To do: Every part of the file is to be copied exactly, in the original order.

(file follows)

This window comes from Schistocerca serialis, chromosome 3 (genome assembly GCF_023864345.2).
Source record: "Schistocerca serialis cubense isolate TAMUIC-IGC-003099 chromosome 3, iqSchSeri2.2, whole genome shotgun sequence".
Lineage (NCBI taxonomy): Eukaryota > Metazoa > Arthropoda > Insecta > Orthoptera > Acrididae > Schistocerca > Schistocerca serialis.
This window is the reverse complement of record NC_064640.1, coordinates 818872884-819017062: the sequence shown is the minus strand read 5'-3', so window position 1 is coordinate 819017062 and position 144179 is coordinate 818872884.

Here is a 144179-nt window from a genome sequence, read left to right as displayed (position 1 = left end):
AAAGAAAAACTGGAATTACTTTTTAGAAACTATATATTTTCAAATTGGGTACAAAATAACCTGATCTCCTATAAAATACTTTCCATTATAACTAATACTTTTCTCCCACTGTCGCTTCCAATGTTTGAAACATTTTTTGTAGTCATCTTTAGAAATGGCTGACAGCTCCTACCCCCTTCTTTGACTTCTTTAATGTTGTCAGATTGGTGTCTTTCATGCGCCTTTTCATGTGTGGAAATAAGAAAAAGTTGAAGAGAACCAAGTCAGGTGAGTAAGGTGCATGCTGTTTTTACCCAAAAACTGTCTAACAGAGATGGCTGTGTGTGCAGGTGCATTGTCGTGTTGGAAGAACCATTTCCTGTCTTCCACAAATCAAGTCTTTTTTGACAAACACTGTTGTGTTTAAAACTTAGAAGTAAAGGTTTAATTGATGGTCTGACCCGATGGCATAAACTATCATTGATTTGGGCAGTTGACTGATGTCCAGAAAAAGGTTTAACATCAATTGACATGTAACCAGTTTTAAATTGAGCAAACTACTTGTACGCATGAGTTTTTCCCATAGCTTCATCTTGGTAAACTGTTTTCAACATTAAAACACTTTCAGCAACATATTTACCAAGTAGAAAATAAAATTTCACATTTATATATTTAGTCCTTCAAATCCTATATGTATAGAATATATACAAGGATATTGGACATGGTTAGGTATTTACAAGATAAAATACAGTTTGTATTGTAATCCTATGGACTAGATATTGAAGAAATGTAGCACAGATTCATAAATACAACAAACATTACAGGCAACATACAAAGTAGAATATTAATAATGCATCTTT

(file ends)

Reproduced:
This window comes from Schistocerca serialis, chromosome 3 (genome assembly GCF_023864345.2).
Source record: "Schistocerca serialis cubense isolate TAMUIC-IGC-003099 chromosome 3, iqSchSeri2.2, whole genome shotgun sequence".
Lineage (NCBI taxonomy): Eukaryota > Metazoa > Arthropoda > Insecta > Orthoptera > Acrididae > Schistocerca > Schistocerca serialis.
This window is the reverse complement of record NC_064640.1, coordinates 818872884-819017062: the sequence shown is the minus strand read 5'-3', so window position 1 is coordinate 819017062 and position 144179 is coordinate 818872884.

Here is a 144179-nt window from a genome sequence, read left to right as displayed (position 1 = left end):
AAAGAAAAACTGGAATTACTTTTTAGAAACTATATATTTTCAAATTGGGTACAAAATAACCTGATCTCCTATAAAATACTTTCCATTATAACTAATACTTTTCTCCCACTGTCGCTTCCAATGTTTGAAACATTTTTTGTAGTCATCTTTAGAAATGGCTGACAGCTCCTACCCCCTTCTTTGACTTCTTTAATGTTGTCAGATTGGTGTCTTTCATGCGCCTTTTCATGTGTGGAAATAAGAAAAAGTTGAAGAGAACCAAGTCAGGTGAGTAAGGTGCATGCTGTTTTTACCCAAAAACTGTCTAACAGAGATGGCTGTGTGTGCAGGTGCATTGTCGTGTTGGAAGAACCATTTCCTGTCTTCCACAAATCAAGTCTTTTTTGACAAACACTGTTGTGTTTAAAACTTAGAAGTAAAGGTTTAATTGATGGTCTGACCCGATGGCATAAACTATCATTGATTTGGGCAGTTGACTGATGTCCAGAAAAAGGTTTAACATCAATTGACATGTAACCAGTTTTAAATTGAGCAAACTACTTGTACGCATGAGTTTTTCCCATAGCTTCATCTTGGTAAACTGTTTTCAACATTAAAACACTTTCAGCAACATATTTACCAAGTAGAAAATAAAATTTCACATTTATATATTTAGTCCTTCAAATCCTATATGTATAGAATATATACAAGGATATTGGACATGGTTAGGTATTTACAAGATAAAATACAGTTTGTATTGTAATCCTATGGACTAGATATTGAAGAAATGTAGCACAGATTCATAAATACAACAAACATTACAGGCAACATACAAAGTAGAATATTAATAATGCATCTTT